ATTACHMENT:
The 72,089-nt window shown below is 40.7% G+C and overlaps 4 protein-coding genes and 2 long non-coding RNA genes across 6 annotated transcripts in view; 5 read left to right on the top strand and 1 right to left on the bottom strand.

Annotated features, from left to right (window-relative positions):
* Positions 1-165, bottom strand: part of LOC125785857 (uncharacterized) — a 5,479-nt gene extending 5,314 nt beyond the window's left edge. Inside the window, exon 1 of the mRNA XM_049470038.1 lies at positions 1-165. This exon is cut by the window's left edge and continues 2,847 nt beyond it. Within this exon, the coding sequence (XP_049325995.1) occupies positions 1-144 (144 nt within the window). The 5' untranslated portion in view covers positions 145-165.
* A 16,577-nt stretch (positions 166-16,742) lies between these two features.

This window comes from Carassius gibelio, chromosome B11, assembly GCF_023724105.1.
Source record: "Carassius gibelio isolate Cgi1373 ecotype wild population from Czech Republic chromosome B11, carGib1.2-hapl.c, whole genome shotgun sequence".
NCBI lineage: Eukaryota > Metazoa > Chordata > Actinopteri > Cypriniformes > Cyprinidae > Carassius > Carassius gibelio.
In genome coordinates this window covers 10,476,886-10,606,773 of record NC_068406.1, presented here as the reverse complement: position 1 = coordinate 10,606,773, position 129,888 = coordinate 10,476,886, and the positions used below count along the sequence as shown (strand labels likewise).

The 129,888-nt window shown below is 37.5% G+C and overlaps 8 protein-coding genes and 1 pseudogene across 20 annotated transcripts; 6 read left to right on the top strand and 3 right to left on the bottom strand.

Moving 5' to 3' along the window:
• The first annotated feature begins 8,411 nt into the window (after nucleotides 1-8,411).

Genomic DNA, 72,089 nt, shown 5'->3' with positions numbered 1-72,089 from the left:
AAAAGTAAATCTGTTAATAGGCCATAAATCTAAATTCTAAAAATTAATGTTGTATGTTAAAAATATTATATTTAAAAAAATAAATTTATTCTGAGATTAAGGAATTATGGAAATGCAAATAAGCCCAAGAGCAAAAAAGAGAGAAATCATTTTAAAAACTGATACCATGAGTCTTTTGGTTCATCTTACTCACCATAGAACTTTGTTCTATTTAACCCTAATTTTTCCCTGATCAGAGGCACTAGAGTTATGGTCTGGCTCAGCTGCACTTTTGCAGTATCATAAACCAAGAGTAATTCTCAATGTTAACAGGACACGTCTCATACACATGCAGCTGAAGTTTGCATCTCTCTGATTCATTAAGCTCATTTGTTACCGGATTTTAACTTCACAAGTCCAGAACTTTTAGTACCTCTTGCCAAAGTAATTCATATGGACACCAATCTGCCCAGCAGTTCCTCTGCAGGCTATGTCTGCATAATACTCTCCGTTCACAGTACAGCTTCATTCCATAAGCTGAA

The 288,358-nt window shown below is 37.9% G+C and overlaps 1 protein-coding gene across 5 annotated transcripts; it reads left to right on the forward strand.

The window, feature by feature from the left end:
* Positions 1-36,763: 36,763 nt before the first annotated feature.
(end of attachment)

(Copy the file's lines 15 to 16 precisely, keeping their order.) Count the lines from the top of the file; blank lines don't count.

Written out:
The window, feature by feature from the left end:
* Positions 1-36,763: 36,763 nt before the first annotated feature.